See our sections on TSV files for more information.

See also this bids tool to import and export a participants.tsv file: bids-matlab-tools

General: How to specify the micro sign in MATLAB?#

BIDS requires physical units to be specified according to the SI unit symbol and possibly prefix symbol (for example: mV, μV for milliVolt and microVolt).

The symbol used to indicate µ has unicode U+00B5, which is in MATLAB:



native2unicode(181, 'latin1')

General: I had to split the testing of one of my participants across 2 days, should I use 2 different session folders to organize the data of that participant?#

No. The session level in the BIDS folder hierarchy can be used to group data that go “logically” together: this means that you can put in the same session folder data that were acquired on different days, but that are “linked” to one another in a way that make sense to how you want to organize your data.

If you want to keep track of what data was acquired when you can use the scans.tsv files.

For some examples, see this issue in the bids-starter kit.

If you deal with EEG data, you may want to read this comment in another issue as well before considering combining recordings acquired on different occasions within the same session folder.

General: I only have nifti files and no dicom. Can I still create a BIDS dataset?#

In theory yes, but it is possible that you will be missing some metadata that is required by the BIDS specification.

A couple of BIDS converters can work with nifti files:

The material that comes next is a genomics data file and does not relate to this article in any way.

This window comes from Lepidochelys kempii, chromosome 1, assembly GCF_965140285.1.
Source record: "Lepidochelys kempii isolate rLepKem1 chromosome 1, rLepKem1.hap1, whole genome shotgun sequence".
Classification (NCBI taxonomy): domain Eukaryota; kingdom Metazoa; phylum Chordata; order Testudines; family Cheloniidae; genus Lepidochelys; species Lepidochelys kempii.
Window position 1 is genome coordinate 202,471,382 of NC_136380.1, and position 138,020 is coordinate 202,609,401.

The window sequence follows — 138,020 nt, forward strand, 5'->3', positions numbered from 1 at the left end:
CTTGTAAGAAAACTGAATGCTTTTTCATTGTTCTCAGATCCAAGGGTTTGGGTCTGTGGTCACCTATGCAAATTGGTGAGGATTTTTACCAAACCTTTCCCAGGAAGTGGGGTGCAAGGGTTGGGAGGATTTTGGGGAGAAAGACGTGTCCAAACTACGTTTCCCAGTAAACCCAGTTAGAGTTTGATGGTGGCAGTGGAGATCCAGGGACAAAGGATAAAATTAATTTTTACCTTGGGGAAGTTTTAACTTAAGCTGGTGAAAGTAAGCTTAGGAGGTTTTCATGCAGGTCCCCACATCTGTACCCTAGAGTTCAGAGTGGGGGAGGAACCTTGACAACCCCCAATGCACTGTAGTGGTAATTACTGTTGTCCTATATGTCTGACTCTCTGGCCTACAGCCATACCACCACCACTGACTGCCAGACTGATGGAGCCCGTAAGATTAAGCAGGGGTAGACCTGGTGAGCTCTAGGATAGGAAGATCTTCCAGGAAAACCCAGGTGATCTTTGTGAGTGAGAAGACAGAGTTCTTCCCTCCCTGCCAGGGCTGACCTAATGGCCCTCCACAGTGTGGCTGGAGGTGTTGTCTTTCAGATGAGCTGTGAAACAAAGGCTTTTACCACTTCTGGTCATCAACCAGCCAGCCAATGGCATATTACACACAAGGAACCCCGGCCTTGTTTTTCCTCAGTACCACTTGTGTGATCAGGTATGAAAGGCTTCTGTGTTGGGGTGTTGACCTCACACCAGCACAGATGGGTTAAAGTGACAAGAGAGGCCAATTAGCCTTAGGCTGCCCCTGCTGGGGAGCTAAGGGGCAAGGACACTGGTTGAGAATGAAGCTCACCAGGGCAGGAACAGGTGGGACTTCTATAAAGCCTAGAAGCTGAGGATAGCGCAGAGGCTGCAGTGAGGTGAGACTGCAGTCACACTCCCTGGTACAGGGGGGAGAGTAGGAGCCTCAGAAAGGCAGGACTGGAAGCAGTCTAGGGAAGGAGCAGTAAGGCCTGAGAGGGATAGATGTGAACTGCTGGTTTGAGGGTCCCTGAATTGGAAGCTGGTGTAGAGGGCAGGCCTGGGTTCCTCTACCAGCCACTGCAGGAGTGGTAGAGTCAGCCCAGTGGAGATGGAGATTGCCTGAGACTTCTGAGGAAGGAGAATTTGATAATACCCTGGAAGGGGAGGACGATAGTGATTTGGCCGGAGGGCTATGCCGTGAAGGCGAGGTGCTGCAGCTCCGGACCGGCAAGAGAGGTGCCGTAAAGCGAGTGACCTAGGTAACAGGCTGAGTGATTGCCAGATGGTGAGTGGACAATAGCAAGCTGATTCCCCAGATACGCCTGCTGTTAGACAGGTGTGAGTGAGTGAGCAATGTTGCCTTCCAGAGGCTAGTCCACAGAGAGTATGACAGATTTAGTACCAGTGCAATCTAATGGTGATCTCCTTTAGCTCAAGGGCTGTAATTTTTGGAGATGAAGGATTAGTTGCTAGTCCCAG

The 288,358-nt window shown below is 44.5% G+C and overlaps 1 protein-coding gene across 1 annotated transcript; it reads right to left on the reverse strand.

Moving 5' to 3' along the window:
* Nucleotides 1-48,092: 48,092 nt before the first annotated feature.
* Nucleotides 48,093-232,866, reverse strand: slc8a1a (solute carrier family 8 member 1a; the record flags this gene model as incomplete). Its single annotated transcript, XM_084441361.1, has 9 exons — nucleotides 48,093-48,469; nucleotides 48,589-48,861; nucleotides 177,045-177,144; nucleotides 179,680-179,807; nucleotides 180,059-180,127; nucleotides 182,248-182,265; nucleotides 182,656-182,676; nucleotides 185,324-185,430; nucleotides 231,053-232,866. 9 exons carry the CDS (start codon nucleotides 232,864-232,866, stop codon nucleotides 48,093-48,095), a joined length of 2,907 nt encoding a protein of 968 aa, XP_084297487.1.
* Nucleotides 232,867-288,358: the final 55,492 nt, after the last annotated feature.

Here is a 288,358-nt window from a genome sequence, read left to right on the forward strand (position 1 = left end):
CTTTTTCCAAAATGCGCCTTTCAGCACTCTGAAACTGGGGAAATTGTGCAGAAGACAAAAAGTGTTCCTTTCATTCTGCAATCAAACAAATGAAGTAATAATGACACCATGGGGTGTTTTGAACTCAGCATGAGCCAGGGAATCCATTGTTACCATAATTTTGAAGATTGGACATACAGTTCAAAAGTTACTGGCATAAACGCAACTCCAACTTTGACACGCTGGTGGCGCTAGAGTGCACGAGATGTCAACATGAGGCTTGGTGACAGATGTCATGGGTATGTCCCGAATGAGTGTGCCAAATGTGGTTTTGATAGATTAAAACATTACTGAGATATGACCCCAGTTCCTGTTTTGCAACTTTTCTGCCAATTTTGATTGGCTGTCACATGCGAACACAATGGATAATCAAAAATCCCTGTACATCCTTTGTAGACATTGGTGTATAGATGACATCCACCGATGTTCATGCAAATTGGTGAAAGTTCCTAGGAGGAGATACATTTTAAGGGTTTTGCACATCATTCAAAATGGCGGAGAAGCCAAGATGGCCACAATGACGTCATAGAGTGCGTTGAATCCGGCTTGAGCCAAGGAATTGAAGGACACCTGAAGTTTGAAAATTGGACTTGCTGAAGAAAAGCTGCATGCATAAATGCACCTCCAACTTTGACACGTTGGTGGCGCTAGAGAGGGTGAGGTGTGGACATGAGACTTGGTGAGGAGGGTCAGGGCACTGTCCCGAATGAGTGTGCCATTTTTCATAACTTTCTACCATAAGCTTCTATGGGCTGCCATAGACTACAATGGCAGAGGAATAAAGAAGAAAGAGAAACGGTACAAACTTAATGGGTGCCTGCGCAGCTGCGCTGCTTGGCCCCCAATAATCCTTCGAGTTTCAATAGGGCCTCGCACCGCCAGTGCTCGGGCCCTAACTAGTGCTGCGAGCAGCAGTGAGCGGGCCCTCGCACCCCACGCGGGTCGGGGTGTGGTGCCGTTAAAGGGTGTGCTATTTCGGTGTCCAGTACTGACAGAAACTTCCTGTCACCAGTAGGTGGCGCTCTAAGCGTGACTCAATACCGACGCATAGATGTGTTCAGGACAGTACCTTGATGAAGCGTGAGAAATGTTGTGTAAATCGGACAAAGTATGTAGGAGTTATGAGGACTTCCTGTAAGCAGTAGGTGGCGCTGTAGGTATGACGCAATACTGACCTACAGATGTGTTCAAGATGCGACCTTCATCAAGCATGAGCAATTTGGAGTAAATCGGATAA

• bidscoin

  • bidsme

  • explore asl

  • data2bids

See the list of converters here.


  • They may not work with the datatype you have (for example not sure that explore ASL can deal with func data).

  • Many of them still expect that you have a json side car for each nifti (BIDSme for example - from the top of my head).

  • They may expect a certain input structure to work efficiently, so we may have to move files around.

Regarding the “missing” JSON files#

Depending on the datatype you are dealing with this can be more of less annoying.

2 examples:

For the most typical anat files, they don’t have any REQUIRED metadata, so you could have just the data files without any accompanying JSON. If you get into more exotic anat files (like for quantitative MRI) then this may become a problem.

For func files you only need TaskName and RepetitionTime and the former you can decide what it is and the latter should be in the Nifti header. So you should be OKish there too.

Obviously you will be missing some metadata that would be required for some type of preprocessing (like slice timing info).


  • If you have the PDF with the details of acquisition sequence or a method section from a paper with that data, you could “recover” some extra metadata.

  • SPM dicom import tool usually leaves a couple of metadata in a description field of the nifti header. That can be a problem for data anonymisation but may help you in your case if this is the tool that was used. See an example here

  • If you have to script tings manually rather than using a converter, remember to use pybids path construction tools or the bids matlab equivalent to make your life easier when constructing bids valid filenames.